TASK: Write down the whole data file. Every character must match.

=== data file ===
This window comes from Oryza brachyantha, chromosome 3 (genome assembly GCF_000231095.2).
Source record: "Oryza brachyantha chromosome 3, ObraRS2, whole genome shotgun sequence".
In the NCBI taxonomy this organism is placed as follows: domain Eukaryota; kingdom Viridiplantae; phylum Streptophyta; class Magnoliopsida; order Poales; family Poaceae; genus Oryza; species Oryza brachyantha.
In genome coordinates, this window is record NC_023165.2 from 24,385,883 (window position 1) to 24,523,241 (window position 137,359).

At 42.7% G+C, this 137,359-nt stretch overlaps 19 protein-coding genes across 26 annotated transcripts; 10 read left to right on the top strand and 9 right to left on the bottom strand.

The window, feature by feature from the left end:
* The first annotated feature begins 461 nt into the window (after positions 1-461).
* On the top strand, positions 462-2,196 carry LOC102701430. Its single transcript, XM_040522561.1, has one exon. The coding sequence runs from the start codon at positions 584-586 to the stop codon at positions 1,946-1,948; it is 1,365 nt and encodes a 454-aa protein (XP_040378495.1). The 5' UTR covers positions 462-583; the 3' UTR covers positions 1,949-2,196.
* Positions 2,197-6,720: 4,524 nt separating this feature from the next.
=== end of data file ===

This window comes from Oryza brachyantha, chromosome 3 (genome assembly GCF_000231095.2).
Source record: "Oryza brachyantha chromosome 3, ObraRS2, whole genome shotgun sequence".
In the NCBI taxonomy this organism is placed as follows: domain Eukaryota; kingdom Viridiplantae; phylum Streptophyta; class Magnoliopsida; order Poales; family Poaceae; genus Oryza; species Oryza brachyantha.
In genome coordinates, this window is record NC_023165.2 from 24,385,883 (window position 1) to 24,523,241 (window position 137,359).

At 42.7% G+C, this 137,359-nt stretch overlaps 19 protein-coding genes across 26 annotated transcripts; 10 read left to right on the top strand and 9 right to left on the bottom strand.

The window, feature by feature from the left end:
* The first annotated feature begins 461 nt into the window (after positions 1-461).
* On the top strand, positions 462-2,196 carry LOC102701430. Its single transcript, XM_040522561.1, has one exon. The coding sequence runs from the start codon at positions 584-586 to the stop codon at positions 1,946-1,948; it is 1,365 nt and encodes a 454-aa protein (XP_040378495.1). The 5' UTR covers positions 462-583; the 3' UTR covers positions 1,949-2,196.
* Positions 2,197-6,720: 4,524 nt separating this feature from the next.